This short film asks the same question "man on the street" style and gets pretty much the same answers I get in the classroom. I think this reflects better designed browsers. We are more concerned with the results. Like a good tool, they start to fade into the background. Unless they stop working.

[Image captured from the video: What is a browser?]

Saturday, July 25, 2009

Government's Cash for Clunkers

I posted an idea I had for helping to jump start the auto industry and help the environment last November. I sent a copy off to my congressmen and one to the President where I'm sure they all said,
"Oh...here's a note from Al. We must stop what we're doing and consider it."
Or it got filed in the crackpot folder. Or possibly just deleted. I was OK with that as I knew it was a little radical. I was just trying to think outside the box a little. My idea: I suggested the government buy up all the old cars over a ten year period. Pay better than Blue Book with the condition that the money was used to buy a newer, greener car.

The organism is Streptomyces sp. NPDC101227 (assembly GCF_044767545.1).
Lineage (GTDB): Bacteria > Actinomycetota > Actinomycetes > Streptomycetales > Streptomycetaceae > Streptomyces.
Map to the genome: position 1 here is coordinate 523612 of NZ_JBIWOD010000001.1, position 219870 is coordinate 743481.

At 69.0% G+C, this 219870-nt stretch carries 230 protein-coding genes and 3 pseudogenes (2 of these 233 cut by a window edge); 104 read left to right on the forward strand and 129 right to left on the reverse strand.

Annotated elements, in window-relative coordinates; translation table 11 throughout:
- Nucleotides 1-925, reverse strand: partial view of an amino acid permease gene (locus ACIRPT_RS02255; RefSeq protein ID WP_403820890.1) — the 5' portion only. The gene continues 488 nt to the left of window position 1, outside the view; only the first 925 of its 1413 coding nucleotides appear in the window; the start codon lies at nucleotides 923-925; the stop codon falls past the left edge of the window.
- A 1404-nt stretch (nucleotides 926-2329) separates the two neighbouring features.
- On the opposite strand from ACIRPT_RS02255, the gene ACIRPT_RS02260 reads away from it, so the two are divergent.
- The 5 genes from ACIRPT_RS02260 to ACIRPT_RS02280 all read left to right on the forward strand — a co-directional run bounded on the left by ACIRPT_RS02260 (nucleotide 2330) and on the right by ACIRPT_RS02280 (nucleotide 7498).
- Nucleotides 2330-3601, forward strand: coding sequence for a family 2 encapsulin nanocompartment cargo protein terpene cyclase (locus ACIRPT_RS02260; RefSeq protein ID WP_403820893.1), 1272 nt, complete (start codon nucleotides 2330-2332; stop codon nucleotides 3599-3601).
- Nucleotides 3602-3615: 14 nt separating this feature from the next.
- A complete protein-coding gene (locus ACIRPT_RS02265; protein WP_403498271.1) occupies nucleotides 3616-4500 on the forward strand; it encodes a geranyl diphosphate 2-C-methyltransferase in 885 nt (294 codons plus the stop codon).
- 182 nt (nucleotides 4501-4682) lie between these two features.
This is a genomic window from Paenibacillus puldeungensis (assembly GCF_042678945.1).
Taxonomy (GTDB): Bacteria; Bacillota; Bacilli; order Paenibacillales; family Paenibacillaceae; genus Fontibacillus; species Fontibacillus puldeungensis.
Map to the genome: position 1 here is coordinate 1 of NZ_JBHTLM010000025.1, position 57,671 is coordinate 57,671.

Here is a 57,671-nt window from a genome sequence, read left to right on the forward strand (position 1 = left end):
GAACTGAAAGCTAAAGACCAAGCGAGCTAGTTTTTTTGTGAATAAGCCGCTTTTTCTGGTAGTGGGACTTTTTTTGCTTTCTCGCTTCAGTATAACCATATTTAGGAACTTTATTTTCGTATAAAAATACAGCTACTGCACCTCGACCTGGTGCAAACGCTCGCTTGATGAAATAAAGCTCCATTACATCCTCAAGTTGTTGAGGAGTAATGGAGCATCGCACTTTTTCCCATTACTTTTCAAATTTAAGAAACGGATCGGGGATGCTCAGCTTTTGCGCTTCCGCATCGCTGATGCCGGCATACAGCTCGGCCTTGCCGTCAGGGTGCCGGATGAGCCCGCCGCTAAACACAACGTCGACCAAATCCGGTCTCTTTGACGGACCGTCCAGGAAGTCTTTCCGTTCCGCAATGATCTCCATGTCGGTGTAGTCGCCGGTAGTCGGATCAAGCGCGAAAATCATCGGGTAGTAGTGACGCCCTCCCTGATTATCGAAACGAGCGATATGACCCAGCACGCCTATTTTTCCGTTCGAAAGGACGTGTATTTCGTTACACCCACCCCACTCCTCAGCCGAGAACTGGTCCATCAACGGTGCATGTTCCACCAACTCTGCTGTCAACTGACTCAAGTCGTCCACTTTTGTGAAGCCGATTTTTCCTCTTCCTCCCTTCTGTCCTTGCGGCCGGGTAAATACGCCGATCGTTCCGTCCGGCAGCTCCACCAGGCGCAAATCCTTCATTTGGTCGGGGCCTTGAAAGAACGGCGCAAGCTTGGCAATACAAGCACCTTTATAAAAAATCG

So, yesterday I see this article about the Car Allowance Rebate. Under this plan consumers can get a rebate off the cost of a new car if they trade in their old gas guzzler for a more gas efficient vehicle. The official website for the Car Allowance Rebate System says the dealers must scrap the cars that are traded in. Not quite as radical as my idea, but still a good start.

So, today in my little fantasy land I refer to as "Al World", I am thinking that some aide to some government aide glanced at my email and at some pre-meeting brainstorming it got shuffled onto a long list of ideas that eventually ended up on the long list of stimulus ideas. So, if this saves the auto industry, I will be taking credit at all family gatherings from now on. A big bronze medal would have been nice, but I'll be happy with a cleaner environment. And saving the planet.

I'm humble that way!